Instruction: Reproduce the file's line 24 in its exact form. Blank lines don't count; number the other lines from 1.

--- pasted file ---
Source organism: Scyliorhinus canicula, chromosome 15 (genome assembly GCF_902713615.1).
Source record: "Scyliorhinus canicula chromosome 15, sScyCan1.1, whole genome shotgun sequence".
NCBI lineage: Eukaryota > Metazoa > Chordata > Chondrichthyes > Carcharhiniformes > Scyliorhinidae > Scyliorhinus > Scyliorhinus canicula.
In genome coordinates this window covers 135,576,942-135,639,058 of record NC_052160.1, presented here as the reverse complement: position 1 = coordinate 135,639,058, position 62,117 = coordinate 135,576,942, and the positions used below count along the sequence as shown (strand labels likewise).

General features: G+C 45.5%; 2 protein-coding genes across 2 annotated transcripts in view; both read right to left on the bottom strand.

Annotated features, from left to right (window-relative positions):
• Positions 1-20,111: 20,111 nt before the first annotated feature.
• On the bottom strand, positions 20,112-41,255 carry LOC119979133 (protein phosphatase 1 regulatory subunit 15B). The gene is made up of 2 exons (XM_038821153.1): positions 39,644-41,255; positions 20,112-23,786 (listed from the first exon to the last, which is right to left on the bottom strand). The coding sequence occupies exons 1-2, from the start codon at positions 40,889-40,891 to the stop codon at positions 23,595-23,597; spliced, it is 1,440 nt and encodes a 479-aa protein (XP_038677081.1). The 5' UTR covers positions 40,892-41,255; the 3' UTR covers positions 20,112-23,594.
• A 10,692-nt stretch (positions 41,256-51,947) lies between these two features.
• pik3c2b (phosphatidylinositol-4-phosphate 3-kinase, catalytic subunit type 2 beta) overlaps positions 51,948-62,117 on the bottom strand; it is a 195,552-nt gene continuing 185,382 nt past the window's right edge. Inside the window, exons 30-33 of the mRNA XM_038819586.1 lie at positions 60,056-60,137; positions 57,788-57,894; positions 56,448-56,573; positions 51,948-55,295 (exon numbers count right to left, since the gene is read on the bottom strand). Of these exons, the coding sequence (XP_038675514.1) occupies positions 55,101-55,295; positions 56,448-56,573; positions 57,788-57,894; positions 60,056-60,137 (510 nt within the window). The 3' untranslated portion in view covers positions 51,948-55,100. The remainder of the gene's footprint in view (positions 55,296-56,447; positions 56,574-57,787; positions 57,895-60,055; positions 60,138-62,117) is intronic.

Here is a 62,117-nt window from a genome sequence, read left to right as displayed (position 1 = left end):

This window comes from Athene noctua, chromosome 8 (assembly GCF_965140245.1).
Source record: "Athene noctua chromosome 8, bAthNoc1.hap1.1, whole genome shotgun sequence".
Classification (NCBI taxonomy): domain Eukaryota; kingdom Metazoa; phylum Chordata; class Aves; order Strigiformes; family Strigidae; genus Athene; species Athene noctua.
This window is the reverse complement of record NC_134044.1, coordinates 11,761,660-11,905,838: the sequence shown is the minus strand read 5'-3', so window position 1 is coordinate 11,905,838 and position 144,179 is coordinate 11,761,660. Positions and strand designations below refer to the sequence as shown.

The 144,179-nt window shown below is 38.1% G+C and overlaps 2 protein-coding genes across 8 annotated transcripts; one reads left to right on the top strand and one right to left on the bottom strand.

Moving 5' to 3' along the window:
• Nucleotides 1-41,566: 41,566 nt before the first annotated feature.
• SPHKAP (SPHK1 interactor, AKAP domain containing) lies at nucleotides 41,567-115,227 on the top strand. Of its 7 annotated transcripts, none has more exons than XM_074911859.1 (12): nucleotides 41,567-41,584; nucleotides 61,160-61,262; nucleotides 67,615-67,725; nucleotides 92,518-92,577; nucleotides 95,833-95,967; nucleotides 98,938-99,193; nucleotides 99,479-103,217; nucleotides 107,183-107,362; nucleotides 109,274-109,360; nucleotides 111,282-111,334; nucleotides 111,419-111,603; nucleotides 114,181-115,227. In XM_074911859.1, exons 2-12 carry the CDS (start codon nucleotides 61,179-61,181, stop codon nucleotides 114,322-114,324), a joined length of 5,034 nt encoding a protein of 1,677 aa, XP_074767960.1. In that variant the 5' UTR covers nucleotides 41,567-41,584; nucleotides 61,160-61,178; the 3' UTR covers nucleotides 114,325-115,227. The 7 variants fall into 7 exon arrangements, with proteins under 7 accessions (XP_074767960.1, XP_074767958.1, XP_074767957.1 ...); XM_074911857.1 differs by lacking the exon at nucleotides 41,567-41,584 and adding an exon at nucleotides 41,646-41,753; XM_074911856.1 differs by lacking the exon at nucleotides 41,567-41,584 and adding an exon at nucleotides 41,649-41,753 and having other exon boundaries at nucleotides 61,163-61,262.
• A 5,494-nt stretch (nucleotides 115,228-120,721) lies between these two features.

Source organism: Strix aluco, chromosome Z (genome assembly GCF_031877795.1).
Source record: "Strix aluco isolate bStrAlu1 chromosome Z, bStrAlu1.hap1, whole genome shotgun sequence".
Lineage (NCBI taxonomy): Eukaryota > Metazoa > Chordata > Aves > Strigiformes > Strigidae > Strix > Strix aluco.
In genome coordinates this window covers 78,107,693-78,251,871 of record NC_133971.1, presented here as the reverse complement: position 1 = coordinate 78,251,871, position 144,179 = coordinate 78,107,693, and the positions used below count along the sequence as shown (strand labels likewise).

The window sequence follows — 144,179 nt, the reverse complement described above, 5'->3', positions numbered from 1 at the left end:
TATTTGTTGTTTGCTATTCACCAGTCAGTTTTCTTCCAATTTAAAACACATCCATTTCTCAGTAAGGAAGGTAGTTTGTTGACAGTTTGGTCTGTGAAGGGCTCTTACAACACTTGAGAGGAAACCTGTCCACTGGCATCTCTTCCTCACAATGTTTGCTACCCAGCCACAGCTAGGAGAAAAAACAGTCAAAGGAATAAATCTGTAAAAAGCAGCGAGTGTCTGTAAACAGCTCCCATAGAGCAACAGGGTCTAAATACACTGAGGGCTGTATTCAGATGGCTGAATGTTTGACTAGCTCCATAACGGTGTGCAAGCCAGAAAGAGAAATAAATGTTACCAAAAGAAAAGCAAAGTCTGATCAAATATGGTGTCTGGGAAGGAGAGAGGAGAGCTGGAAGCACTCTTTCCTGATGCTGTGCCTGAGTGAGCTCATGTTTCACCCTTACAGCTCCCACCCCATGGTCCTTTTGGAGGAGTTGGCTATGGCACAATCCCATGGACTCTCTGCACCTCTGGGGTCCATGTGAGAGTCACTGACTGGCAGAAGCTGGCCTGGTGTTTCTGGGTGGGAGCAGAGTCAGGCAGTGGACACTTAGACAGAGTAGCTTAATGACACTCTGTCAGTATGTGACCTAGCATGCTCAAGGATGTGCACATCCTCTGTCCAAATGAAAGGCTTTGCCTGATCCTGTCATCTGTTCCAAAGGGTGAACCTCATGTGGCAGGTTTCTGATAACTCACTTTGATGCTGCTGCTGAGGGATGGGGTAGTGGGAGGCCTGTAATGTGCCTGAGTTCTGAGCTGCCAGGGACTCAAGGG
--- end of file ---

In genome coordinates this window covers 78,107,693-78,251,871 of record NC_133971.1, presented here as the reverse complement: position 1 = coordinate 78,251,871, position 144,179 = coordinate 78,107,693, and the positions used below count along the sequence as shown (strand labels likewise).